Well, having that legislative aid of making it illegal to discard food would certainly help prompt behavio(u)r change. It will be interesting to see the impact of the upcoming state landfill bans on food waste in Massachusetts, Vermont, Connecticut and Rhode Island. An awareness campaign drawing attention to the issue of food waste and the scale of hunger wouldn’t hurt, either. Both would provide more incentive to get past those unfounded fears and inertia that leads to so much unnecessary waste.
Are there any governmental groups that are pushing towards combating food waste? Possibly giving grants or funding for programs?
The USDA has issued the Food Recovery Challenge and has signaled an intent to do more on the topic. The same goes for the EPA. But—surprise, surprise—there’s no funding involved for programs or grants. Hopefully this changes as the triple benefit (ethical, environmental and economic) of reducing food waste becomes evident to the decision makers.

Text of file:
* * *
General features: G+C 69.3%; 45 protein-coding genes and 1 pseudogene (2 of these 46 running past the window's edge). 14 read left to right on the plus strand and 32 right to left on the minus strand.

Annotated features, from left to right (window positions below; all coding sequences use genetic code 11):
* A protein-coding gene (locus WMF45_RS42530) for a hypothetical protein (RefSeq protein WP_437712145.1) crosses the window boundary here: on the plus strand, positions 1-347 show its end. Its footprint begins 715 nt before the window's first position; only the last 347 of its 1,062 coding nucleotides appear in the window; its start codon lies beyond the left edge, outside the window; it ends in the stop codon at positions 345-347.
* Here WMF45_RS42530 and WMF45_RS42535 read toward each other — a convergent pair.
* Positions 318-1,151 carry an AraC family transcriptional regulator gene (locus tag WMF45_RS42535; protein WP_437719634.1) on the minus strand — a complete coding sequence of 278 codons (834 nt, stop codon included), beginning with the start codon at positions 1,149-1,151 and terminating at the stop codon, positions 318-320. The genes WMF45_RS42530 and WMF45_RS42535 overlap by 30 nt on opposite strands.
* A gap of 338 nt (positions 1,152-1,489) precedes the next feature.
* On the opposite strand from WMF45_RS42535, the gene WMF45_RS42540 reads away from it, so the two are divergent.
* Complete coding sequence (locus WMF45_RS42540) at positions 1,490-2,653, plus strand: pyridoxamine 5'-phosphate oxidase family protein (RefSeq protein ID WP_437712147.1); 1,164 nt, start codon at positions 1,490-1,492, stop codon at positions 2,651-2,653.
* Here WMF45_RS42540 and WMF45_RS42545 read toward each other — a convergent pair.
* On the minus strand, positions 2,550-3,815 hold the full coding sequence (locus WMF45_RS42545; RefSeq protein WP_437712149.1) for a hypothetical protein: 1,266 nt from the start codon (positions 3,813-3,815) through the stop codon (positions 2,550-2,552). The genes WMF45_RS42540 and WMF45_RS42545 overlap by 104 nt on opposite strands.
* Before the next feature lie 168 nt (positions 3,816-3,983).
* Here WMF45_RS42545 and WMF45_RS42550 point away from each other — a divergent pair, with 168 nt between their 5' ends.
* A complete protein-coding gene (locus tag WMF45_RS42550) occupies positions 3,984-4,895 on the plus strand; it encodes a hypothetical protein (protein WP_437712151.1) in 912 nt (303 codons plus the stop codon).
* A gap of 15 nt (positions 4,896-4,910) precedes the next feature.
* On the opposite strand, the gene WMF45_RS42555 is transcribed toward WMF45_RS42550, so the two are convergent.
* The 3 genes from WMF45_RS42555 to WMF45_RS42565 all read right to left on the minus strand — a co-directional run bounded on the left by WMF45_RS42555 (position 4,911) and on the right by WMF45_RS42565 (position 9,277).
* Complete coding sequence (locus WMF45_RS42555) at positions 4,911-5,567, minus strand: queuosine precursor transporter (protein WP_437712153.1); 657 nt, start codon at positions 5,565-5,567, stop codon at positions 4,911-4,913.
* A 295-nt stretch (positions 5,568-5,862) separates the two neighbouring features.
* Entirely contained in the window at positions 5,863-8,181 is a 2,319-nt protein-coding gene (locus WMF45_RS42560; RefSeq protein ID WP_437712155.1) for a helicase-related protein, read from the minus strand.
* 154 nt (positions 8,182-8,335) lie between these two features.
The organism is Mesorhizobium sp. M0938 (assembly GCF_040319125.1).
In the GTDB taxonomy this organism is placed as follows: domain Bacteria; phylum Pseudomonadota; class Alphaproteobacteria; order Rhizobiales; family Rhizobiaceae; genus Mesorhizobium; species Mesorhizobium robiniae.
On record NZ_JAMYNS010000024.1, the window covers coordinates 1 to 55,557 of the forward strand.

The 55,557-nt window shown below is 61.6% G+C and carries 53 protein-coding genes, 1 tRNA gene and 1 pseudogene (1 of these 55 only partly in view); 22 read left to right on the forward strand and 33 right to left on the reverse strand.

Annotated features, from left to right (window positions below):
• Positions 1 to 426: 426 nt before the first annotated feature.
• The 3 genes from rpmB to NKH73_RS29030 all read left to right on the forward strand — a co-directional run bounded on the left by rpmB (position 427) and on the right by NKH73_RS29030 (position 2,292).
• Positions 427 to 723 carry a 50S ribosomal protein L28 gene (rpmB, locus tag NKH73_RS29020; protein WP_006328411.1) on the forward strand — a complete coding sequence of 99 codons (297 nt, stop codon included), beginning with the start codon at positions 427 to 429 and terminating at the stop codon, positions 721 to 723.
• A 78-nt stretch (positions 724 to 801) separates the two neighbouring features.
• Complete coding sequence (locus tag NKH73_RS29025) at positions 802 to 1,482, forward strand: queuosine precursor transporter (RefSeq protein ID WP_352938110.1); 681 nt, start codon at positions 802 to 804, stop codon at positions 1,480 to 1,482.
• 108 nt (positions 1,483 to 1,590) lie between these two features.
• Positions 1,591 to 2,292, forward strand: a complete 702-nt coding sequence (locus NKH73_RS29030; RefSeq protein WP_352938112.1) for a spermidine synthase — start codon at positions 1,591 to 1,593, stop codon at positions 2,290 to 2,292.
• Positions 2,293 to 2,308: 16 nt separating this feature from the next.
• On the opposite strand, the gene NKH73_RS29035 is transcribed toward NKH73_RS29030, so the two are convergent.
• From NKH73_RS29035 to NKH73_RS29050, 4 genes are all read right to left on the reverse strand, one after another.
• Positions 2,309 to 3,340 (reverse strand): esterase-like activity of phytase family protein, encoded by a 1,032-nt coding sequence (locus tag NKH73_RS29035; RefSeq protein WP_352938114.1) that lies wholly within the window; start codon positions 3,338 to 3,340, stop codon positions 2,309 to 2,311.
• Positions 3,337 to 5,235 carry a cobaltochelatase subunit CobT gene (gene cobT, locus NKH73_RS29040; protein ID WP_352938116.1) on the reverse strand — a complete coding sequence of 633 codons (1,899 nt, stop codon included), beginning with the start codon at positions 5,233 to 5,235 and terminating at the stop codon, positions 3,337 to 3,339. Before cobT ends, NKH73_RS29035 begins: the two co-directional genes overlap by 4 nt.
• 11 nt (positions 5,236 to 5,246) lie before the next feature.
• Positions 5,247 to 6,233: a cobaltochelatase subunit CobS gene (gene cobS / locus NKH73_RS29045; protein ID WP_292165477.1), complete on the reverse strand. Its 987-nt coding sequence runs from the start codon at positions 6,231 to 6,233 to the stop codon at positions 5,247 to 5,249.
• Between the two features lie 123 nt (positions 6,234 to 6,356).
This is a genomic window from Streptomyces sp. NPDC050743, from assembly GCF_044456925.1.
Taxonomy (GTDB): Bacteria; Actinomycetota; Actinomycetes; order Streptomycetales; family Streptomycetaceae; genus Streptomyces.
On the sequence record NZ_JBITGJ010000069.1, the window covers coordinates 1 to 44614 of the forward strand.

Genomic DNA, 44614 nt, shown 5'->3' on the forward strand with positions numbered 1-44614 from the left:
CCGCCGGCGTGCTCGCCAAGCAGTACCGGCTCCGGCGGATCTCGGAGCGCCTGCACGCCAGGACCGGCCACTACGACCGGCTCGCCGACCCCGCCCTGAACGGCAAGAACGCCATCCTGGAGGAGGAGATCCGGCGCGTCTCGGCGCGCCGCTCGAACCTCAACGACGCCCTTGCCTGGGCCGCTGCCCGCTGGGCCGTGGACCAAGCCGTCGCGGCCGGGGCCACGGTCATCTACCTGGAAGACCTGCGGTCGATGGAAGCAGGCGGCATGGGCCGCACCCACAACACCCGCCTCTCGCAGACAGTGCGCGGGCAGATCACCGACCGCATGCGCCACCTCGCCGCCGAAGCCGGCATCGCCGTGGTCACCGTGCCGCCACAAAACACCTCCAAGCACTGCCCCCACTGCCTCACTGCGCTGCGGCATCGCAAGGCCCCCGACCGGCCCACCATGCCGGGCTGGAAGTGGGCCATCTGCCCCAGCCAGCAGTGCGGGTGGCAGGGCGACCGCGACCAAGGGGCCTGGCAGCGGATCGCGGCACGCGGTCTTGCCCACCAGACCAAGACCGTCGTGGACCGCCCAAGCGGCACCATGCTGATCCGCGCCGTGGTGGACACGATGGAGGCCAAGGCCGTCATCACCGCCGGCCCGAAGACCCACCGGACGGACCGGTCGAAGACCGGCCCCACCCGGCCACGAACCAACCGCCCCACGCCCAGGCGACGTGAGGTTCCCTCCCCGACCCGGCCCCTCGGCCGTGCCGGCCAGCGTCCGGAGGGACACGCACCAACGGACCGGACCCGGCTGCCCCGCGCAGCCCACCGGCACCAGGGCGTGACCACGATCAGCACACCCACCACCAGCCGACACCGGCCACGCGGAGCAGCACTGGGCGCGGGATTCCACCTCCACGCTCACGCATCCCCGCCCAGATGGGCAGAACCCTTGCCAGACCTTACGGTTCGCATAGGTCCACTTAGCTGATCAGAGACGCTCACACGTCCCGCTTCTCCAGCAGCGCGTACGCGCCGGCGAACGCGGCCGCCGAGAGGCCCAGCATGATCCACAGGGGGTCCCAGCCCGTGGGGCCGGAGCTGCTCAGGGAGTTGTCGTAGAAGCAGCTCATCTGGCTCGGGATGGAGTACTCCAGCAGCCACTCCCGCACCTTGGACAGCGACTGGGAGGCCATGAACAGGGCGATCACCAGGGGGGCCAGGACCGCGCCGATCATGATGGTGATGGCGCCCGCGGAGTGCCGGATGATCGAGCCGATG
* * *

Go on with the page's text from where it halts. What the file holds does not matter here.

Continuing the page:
Are there any of these reclamation/food waste sourcing programs in Canada?
Second Harvest is a major organization doing food reclamation. Vancouver has its share of non-profits rescuing food, and FoodShare Toronto does great work. Also, you should check out Just Eat It, a fine documentary made by some delightful, dumpster diving Canadians.
What is the name of the federal law you mentioned that protects people/companies from liability for sharing their excess food?
Are there any programs in place that help place food waste with livestock producers? Right now it seems like it is up to a farmer or livestock nutritionist to actively seek out food waste as a livestock feed.